RALEIGH, N.C. -- Gary Blair walks out of the postgame interview room.
He has been at the podium alone. He has been sitting in front of a microphone explaining, in his charming way, how his basketball team -- the Texas A&M Aggies -- managed to lose not just one, but two double-digit leads in this NCAA regional semifinal.
Blair steps through the interview room door and onto the concrete hallway. His neat striped shirt is wrinkled and he's holding a paper cup with the NCAA's Powerade logo on it. When he looks up, he's face-to-face with three of the players who, minutes before, eliminated his team, the defending national champions.
He smiles. He walks toward them and places a hand on the shoulder of Maryland's Alyssa Thomas. He leans forward like he has a secret and says something into the space between Thomas and her teammates, guard Laurin Mincy and center Lynetta Kizer. The three are still wearing their uniforms, still wearing silly grins at what they've just accomplished: an 81-74 victory over third-seeded Texas A&M after trailing by 18 points in the first half, 12 in the second. Thomas, Mincy and Kizer just combined for 57 points and 27 rebounds. Their coach, Brenda Frese, stands to the side, her son's hand enveloped in her own. Frese watches Blair, lets the man with the Southern drawl speak to her kids.
Blair points at Thomas and then quickly at Mincy and Kizer. Then he smiles again, with finality, and walks away.
"You don't have to do it all yourself," Blair told Thomas. Then he pointed to Mincy and Kizer, "Trust your teammates." He means this as advice for Thomas, as she continues in this tournament. Blair is still coaching -- unsolicited as it might be -- even in the painful moments after a loss.
Blair's team is going home now; Thomas' is not. And exactly how that happened isn't your run-of-the-mill recap.
Maryland's makeshift locker room inside PNC Arena is plastered with printouts of their season-long motto: "Fight to the Finish." Beginning with the first drills of the preseason, Frese has exhorted her team to turn these words into actions. Every sprint is done until the end line is crossed, every blockout is executed until the rebound is in hand, every scrimmage is focused until the lessons are learned and every game is played until the buzzer sounds.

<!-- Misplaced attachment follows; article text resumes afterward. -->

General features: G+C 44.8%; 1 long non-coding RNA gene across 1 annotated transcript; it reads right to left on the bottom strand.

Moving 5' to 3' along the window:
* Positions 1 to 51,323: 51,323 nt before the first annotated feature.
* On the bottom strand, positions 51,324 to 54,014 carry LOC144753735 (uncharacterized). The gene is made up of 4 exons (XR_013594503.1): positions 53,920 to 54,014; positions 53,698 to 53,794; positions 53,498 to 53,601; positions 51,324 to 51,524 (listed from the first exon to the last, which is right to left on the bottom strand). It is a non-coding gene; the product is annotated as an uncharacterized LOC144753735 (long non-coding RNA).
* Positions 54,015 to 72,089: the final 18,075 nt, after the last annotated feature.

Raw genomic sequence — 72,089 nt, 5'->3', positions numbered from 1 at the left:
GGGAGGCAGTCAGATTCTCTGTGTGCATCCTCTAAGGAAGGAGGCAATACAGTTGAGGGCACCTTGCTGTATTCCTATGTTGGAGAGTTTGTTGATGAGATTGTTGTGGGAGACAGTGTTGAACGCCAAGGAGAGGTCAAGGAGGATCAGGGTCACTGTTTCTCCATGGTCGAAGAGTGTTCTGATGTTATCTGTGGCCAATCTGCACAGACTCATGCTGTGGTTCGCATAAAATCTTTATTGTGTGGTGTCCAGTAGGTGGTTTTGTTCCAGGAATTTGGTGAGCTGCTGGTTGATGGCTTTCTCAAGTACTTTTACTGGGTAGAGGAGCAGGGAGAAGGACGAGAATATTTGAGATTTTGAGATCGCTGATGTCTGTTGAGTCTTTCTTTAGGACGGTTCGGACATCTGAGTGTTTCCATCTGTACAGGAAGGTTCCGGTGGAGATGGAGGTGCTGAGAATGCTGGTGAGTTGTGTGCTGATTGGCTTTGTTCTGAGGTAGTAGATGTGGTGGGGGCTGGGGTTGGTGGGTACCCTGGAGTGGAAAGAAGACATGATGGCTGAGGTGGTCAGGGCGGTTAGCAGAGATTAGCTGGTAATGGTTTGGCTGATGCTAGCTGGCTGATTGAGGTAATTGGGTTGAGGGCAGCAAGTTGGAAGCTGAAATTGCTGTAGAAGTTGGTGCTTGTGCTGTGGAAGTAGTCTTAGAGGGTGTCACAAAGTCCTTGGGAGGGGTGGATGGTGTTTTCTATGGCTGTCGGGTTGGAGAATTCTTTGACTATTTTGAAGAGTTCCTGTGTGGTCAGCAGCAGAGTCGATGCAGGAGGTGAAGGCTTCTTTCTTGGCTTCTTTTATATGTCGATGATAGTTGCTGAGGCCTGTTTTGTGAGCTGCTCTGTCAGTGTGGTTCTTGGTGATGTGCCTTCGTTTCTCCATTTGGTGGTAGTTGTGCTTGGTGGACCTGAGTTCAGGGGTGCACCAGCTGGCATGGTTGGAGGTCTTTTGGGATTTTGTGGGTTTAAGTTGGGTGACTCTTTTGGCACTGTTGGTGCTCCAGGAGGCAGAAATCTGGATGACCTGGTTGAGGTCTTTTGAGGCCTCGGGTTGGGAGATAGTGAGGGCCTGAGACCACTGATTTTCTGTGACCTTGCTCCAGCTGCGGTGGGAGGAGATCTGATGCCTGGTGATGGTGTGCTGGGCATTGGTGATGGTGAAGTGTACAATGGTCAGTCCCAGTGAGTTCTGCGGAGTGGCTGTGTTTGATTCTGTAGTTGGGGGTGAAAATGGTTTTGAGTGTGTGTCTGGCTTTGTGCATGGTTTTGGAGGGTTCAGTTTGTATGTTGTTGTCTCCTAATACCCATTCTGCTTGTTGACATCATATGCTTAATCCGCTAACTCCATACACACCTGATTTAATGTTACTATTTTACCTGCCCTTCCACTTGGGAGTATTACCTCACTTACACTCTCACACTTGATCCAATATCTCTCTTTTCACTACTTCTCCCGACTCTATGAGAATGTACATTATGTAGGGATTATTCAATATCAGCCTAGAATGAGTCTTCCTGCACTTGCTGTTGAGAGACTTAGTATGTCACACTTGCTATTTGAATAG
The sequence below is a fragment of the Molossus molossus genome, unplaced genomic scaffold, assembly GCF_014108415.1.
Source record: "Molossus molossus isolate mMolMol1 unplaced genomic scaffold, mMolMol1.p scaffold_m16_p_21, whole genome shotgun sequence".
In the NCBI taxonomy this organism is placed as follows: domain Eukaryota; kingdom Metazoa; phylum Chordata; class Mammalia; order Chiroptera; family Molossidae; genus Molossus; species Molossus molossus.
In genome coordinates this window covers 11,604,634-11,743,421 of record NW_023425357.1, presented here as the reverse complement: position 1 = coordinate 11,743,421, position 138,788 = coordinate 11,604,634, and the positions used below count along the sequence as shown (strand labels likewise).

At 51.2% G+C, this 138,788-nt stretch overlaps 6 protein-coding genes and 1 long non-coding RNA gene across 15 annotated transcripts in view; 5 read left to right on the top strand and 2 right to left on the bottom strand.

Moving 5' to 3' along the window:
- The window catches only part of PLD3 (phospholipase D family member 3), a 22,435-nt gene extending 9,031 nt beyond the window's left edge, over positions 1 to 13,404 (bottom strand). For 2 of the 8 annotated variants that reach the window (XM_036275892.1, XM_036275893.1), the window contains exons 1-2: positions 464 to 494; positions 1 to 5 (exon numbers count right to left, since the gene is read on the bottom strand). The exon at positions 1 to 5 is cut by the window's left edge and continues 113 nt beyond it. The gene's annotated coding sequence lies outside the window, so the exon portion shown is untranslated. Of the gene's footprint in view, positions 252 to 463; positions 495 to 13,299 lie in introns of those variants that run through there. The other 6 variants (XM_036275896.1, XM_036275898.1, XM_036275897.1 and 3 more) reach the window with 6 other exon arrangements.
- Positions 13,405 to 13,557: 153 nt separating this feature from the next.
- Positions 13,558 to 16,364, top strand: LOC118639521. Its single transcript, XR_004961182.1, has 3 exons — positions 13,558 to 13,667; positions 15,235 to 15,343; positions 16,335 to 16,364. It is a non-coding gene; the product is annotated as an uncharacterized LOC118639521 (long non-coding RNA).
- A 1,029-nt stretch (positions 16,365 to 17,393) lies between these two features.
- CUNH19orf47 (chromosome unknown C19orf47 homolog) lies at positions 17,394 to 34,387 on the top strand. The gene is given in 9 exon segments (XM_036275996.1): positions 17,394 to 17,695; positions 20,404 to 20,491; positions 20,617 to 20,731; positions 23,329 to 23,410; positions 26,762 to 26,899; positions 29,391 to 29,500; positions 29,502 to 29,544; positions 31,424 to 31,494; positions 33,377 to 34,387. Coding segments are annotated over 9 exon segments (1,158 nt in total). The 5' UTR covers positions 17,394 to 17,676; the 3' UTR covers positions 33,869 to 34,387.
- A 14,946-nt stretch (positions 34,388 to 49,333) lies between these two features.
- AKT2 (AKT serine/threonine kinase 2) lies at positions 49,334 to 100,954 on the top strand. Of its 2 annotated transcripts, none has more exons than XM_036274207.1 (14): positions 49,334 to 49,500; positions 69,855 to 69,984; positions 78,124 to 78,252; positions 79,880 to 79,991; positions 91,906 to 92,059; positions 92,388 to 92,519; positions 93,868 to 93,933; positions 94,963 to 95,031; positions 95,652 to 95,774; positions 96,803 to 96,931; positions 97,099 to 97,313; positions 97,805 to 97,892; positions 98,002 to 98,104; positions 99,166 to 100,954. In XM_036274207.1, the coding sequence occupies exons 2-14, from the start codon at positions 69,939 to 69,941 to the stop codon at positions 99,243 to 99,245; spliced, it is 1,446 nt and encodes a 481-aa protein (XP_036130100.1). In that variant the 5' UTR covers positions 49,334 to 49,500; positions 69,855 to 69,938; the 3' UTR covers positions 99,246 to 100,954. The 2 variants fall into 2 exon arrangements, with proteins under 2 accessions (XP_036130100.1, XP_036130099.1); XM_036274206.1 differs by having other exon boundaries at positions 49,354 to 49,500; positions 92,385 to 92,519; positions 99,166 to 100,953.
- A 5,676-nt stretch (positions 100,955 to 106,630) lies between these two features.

The No. 2 seed Terps trailed the Aggies 36-18 with 7 minutes, 10 seconds left in the first half. Maryland looked surprised, stunned -- and, somehow, calm. Frese presided over the bench as if the score was tied. Plenty of time left. Nothing to worry about. The Terps pounded the glass, finished a few buckets in transition and were down one basket at halftime. Maryland trailed again 60-48 with 13:54 remaining. Yes, there were more frequent, concerned glances at the scoreboard. But never panic. Not that.
"I thought we were going to be able to knock Maryland out of the game when we built those big leads," said Blair, whose team scored only one basket in the final 7:38. "We had a team on the ropes and couldn't put them away."
The Terps ended the game on a 21-4 run. With the exception of one jumper by freshman guard Brene Moseley, every basket was scored by the aforementioned trio. In these final minutes, Frese repeatedly put the ball in the hands of Thomas. The 6-foot-2 sophomore forward, the ACC Player of the Year, would hold the ball up top, let the shot clock drain. Then she'd drive left off a screen and pull up for a jumper at the elbow. Did she try to do too much, as Blair's advice suggests? Maybe. She finished with 21 points on 10-for-21 shooting, with 9 rebounds, 5 assists, and -- yes, here there's room for improvement -- 5 turnovers. "Yeah, he's right," Thomas admitted when walking back to the locker room. "I do that sometimes. I want to do it all. He's right."
Thomas appeared to be considering Blair's advice thoughtfully, like maybe she'll change a little something going into Tuesday's regional final against Notre Dame (ESPN/ESPN3, 9 p.m. ET), which defeated St. Bonaventure 79-35 in the day's other semifinal.
On Sunday, Thomas was sitting on the bench midway through the second half, sidelined for a few minutes because she'd collected her third foul. Thomas' knee bounced anxiously. She was itching for Frese to release her back onto the court, foul trouble be darned. And that's how all of the Terps -- even center Tianna Hawkins, who held an ice pack against the hip she injured late in the game -- appeared on the bench. They were having trouble staying seated, so prepped were they to fight to the finish. "We knew we had a lot of ground to cover, but there was no doubt in our mind that we could cover it," Moseley said.
In the end, the Terps covered so much ground, they shot right past the Aggies. The last minute wasn't even in doubt. Maryland hooted and hollered, and then jogged back to its locker room. On the jog, Moseley was in the middle of the pack of Terps. She was shaking her head and saying, "How, how, how," but there was no question mark in her statement. She seemed to already have the answer: Fight to the Finish.
"It was crazy," Moseley said. "We haven't been down like that for a while."
Outside of that interview room, Frese smiles as Blair leaves their orbit. She follows her team into the interview room and sits behind the mike Blair just used. She leans forward and speaks.
"This one was obviously extremely special and filled with a lot of Maryland magic," she said. "For our team, we have had so many games that we have been battle-tested like today, but obviously not on a stage like this in the NCAA tournament."